A Chicago teenager is looking for fun at home while his parents are away, but the situation quickly gets out of hand.
Release Year: 1983
Rating: 6.7/10 (29,594 voted)
Critic's Score: 75/100
Stars: Tom Cruise, Rebecca De Mornay, Joe Pantoliano
A suburban Chicago teenager's parents leave on vacation, and he cuts loose. An unauthorised trip in his father's Porsche means a sudden need for lots of money, which he raises in a creative way.
Rebecca De Mornay
Bruce A. Young
(as Kevin C. Anderson)
There's a time for playing it safe and a time for Risky Business.
Release Date: 5 August 1983
Filming Locations: 1090 Rubio Street, Altadena, California, USA
Box Office Details
Opening Weekend: $4,275,327
(7 August 1983)
(11 December 1983)
Did You Know?
The dance scene where Joel dances to "Old Time Rock N' Roll" was completely improvised. In the script Tom Cruise was simply instructed to "dance to rock music".
In the scene in Joel's home when he has the Princeton interview, he states that he wishes to major in business. Princeton has never offered a business major.
The dream is always the same. Instead of going home, I go to the neighbors'. I ring, but nobody answers. The door is open, so I go inside. I'm looking around for the people, but nobody seems to be there. And then I hear the shower running, so I go upstairs to see what's what. Then I see her; this…
"Money may not buy happiness, but it will buy the things that will Make you happy"
There are too many reviews of Risky Business for mine to have any
relevance as a movie review. However, this movie is for me a time
capsule of the era I saw it in, and a photograph of the future to come
in American culture.
I saw this movie when I was 22 in a tiny college theater with a date. I
remember several disconnected things about it: The movie was much more
interesting than my date was, the music by Tangerine Dream was hypnotic
and fit the tone of the film, which struck me as being more depressing
in places than funny (although there are some funny moments in it), and
it gave me a glimpse into a world that I thought was fictional. It
turned out I hadn't experienced the world it was presenting yet. When
Cruise asks his friends what they plan to do with their lives, one's
answer is very simple and focused: "Make money". Another friend adds:
"Make a LOT of money".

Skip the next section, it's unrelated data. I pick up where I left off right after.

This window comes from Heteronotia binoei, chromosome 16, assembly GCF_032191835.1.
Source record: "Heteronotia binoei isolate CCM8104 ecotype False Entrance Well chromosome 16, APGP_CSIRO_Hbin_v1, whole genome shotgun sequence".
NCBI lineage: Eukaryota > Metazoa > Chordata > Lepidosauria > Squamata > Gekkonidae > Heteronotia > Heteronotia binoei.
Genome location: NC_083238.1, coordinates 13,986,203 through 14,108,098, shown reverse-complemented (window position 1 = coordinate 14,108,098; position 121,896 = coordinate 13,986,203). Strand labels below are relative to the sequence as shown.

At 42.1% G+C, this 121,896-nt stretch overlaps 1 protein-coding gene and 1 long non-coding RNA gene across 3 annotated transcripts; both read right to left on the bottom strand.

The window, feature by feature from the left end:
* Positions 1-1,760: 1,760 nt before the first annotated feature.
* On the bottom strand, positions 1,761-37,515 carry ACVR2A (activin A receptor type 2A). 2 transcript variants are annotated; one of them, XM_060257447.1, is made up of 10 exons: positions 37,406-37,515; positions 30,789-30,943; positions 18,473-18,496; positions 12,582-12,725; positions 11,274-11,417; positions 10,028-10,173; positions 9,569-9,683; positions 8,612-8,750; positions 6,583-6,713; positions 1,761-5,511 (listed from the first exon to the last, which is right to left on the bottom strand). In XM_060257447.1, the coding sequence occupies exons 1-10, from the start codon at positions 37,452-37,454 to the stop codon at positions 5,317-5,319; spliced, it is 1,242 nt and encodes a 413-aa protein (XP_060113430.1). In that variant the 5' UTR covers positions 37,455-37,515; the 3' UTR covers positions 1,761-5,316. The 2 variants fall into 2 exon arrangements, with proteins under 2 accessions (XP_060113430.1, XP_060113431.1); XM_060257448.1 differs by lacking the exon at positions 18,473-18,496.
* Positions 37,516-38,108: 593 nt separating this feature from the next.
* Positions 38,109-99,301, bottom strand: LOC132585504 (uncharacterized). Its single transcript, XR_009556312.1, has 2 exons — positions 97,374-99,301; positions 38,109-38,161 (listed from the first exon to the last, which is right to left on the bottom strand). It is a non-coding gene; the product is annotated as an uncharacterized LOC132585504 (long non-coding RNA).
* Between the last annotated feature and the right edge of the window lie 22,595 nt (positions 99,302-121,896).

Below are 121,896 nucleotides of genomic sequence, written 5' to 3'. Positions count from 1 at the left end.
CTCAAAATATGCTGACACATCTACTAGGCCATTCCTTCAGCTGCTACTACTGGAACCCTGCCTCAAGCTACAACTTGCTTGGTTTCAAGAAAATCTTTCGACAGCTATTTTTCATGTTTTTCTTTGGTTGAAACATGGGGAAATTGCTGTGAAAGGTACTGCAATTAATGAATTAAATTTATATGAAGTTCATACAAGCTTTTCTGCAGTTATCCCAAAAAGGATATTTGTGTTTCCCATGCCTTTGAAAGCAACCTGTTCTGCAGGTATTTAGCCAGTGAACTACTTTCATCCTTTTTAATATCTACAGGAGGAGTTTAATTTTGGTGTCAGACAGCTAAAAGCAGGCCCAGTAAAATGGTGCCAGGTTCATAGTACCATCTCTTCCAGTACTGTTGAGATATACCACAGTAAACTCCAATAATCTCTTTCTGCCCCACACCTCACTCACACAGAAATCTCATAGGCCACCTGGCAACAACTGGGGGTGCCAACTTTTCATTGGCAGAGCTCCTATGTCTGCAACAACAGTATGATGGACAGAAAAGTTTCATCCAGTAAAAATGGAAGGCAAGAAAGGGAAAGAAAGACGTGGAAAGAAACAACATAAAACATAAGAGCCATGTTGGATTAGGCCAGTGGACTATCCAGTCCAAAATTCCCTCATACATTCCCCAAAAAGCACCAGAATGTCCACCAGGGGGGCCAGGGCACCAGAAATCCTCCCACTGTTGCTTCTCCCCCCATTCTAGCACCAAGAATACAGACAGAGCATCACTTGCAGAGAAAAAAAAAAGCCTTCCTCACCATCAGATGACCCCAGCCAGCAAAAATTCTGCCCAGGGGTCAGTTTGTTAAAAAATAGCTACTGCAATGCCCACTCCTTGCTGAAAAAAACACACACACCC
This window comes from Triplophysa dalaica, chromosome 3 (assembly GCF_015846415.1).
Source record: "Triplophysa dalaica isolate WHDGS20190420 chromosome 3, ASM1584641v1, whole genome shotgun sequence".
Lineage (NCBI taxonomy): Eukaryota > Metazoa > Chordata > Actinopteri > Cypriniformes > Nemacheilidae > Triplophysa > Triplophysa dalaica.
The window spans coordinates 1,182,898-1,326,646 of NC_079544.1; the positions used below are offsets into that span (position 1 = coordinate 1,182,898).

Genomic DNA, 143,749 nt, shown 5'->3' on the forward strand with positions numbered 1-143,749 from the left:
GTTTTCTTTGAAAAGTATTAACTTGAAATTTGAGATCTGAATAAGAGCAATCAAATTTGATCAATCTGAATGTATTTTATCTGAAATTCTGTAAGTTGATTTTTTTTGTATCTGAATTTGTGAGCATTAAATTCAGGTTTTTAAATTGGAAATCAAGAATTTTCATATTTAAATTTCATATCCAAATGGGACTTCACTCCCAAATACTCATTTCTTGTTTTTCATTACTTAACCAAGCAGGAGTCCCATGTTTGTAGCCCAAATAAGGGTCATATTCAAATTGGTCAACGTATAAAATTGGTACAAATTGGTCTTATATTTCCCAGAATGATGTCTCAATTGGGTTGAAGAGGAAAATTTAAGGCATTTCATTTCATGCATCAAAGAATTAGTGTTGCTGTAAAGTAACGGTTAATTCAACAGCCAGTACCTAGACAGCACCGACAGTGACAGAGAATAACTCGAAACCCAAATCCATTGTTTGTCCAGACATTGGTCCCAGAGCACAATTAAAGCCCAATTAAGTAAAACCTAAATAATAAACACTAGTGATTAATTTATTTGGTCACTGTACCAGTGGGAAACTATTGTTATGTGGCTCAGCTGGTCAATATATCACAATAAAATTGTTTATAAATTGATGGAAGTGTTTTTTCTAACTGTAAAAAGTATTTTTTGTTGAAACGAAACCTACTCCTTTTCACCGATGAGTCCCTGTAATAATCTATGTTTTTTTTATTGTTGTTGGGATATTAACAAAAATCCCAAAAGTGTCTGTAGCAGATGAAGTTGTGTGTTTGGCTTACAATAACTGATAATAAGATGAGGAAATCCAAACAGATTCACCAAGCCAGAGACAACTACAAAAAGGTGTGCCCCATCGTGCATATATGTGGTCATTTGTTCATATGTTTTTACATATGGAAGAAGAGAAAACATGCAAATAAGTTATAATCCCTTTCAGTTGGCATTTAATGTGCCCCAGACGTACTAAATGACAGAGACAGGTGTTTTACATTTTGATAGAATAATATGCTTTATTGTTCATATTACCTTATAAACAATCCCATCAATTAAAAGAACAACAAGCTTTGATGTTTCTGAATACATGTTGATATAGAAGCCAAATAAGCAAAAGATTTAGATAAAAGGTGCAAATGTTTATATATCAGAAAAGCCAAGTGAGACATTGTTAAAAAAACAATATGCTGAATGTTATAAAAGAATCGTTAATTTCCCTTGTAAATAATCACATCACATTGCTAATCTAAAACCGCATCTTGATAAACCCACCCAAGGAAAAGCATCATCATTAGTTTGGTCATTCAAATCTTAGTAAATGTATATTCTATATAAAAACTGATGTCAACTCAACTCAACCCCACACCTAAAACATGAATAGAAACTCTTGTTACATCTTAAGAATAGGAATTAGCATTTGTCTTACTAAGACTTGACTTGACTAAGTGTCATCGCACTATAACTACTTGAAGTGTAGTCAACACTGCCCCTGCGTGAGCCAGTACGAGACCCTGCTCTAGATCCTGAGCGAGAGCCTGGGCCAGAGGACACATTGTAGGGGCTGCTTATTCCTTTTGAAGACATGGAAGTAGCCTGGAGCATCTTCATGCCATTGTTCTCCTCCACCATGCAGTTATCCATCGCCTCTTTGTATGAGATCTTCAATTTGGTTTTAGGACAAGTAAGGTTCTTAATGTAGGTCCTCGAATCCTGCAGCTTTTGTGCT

It turns out the movie was precognizant of the next ten to twenty years
of American culture; the absolute obsession with making money through
any means necessary, legally or illegally, regardless of consequences
to yourself or others. Then taking that money and buying the things
that will make you happy: a porsche, a big house, and most importantly,
a hot babe in your bed, that will only be there as long as the money
is. Internally discovered happiness? A quaint notion created by the
poor who can't afford the toys that validate your existence.
I am sure that the filmmaker would be the first to say that the movie
parodies the hollowness of the "American Dream" of acquiring wealth to
buy creature comforts, but too much of the time it feels like it
celebrates them. At the end, the hooker stays Cruise's girlfriend only
as long as he continues to make her money; she even says "I'll be your
girlfriend…for a while". Real loyalty there. But then, she is a
hooker, and is being honest. She in fact is presented as the only
person in the film that is not a hypocrite. She has no illusions that
money & sex make the American world go 'round, and doesn't pretend
herself to be otherwise; unlike Cruise and the rest of his friends. In
the end however, she is still hollow, the values the kids pursue are
hollow (they are even after only sex, not love), and the movie feels as
deep and solid as a magazine ad for a lexus.
Even over the obsession of greed, however, the film illustrates the
complete alienation of the modern American teenage male: alone,
isolated, judged by his peers with the kind of car his dad lets him
drive, his clothes, and whether he can get laid or not. The emphasis is
on sex, not relationship. There is no rite of passage into adulthood,
no guidance from parents who more often than not are as distant from
their children as the cardboard cutout parents in this film.
In short, as depressing as this film is when you step back from it, it
paints a frighteningly accurate portrait of how superficial and narrow
a world, yet directionless (except for accumulating superficial wealth)
a young boy's world can be. There are no values taught in this film,
because there are none available as examples. And that is the
environment too many kids are subject to. That is what was so
disturbing to me about the film at the time I saw it, yet it took 20
years to understand why (as I was, like most kids my age, in the same
vacuous and bankrupt culture this kid was in at the time).
There are 300% more suicides committed by 14 year old boys in America
than any other age group or category. This movie explains why.
Seven stars, not for humor, but for photographing the beginning of an
era that lasts until this day. The message from Enron, WorldCom, Martha
Stewart and others for American kids will be: Don't get caught. A
message which is slowly becoming the only "moral direction" left in